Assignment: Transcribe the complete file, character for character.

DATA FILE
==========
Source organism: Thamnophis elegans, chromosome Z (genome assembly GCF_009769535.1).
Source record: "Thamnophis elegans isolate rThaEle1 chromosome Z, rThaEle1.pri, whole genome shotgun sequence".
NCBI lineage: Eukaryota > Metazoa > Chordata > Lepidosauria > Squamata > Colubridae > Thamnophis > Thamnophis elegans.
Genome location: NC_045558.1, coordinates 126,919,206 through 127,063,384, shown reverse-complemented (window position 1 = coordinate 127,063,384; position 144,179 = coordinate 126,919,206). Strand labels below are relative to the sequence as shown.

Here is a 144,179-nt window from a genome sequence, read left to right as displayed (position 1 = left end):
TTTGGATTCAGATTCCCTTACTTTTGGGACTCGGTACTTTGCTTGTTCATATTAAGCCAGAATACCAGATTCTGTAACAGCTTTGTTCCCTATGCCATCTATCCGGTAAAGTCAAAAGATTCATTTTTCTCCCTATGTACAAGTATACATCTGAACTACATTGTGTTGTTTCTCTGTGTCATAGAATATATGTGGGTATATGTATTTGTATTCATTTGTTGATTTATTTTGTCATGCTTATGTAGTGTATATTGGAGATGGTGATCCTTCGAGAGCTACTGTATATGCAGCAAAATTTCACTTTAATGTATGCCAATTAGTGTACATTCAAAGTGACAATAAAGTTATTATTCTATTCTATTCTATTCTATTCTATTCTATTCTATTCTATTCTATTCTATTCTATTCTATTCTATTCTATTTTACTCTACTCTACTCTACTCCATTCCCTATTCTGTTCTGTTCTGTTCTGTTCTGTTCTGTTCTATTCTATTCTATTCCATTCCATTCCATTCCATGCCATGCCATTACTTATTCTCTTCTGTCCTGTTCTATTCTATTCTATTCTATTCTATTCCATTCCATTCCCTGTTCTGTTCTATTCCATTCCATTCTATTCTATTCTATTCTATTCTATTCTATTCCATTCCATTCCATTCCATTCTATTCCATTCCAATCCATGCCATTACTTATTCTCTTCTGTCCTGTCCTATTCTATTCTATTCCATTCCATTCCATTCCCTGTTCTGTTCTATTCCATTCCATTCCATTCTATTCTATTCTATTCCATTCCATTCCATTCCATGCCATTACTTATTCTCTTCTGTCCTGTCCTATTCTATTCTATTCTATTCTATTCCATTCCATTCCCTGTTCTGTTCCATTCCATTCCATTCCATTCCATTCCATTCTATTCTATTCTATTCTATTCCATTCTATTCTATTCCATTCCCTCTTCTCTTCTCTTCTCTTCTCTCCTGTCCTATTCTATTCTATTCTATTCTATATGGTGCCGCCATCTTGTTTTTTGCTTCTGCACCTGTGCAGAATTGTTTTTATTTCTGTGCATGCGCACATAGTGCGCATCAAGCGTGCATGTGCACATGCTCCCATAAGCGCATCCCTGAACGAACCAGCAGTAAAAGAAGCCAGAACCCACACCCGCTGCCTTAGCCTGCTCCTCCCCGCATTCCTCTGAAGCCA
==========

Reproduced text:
Source organism: Thamnophis elegans, chromosome Z (genome assembly GCF_009769535.1).
Source record: "Thamnophis elegans isolate rThaEle1 chromosome Z, rThaEle1.pri, whole genome shotgun sequence".
NCBI lineage: Eukaryota > Metazoa > Chordata > Lepidosauria > Squamata > Colubridae > Thamnophis > Thamnophis elegans.
Genome location: NC_045558.1, coordinates 126,919,206 through 127,063,384, shown reverse-complemented (window position 1 = coordinate 127,063,384; position 144,179 = coordinate 126,919,206). Strand labels below are relative to the sequence as shown.

Here is a 144,179-nt window from a genome sequence, read left to right as displayed (position 1 = left end):
TTTGGATTCAGATTCCCTTACTTTTGGGACTCGGTACTTTGCTTGTTCATATTAAGCCAGAATACCAGATTCTGTAACAGCTTTGTTCCCTATGCCATCTATCCGGTAAAGTCAAAAGATTCATTTTTCTCCCTATGTACAAGTATACATCTGAACTACATTGTGTTGTTTCTCTGTGTCATAGAATATATGTGGGTATATGTATTTGTATTCATTTGTTGATTTATTTTGTCATGCTTATGTAGTGTATATTGGAGATGGTGATCCTTCGAGAGCTACTGTATATGCAGCAAAATTTCACTTTAATGTATGCCAATTAGTGTACATTCAAAGTGACAATAAAGTTATTATTCTATTCTATTCTATTCTATTCTATTCTATTCTATTCTATTCTATTCTATTCTATTCTATTCTATTCTATTTTACTCTACTCTACTCTACTCCATTCCCTATTCTGTTCTGTTCTGTTCTGTTCTGTTCTGTTCTATTCTATTCTATTCCATTCCATTCCATTCCATGCCATGCCATTACTTATTCTCTTCTGTCCTGTTCTATTCTATTCTATTCTATTCTATTCCATTCCATTCCCTGTTCTGTTCTATTCCATTCCATTCTATTCTATTCTATTCTATTCTATTCTATTCCATTCCATTCCATTCCATTCTATTCCATTCCAATCCATGCCATTACTTATTCTCTTCTGTCCTGTCCTATTCTATTCTATTCCATTCCATTCCATTCCCTGTTCTGTTCTATTCCATTCCATTCCATTCTATTCTATTCTATTCCATTCCATTCCATTCCATGCCATTACTTATTCTCTTCTGTCCTGTCCTATTCTATTCTATTCTATTCTATTCCATTCCATTCCCTGTTCTGTTCCATTCCATTCCATTCCATTCCATTCCATTCTATTCTATTCTATTCTATTCCATTCTATTCTATTCCATTCCCTCTTCTCTTCTCTTCTCTTCTCTCCTGTCCTATTCTATTCTATTCTATTCTATATGGTGCCGCCATCTTGTTTTTTGCTTCTGCACCTGTGCAGAATTGTTTTTATTTCTGTGCATGCGCACATAGTGCGCATCAAGCGTGCATGTGCACATGCTCCCATAAGCGCATCCCTGAACGAACCAGCAGTAAAAGAAGCCAGAACCCACACCCGCTGCCTTAGCCTGCTCCTCCCCGCATTCCTCTGAAGCCA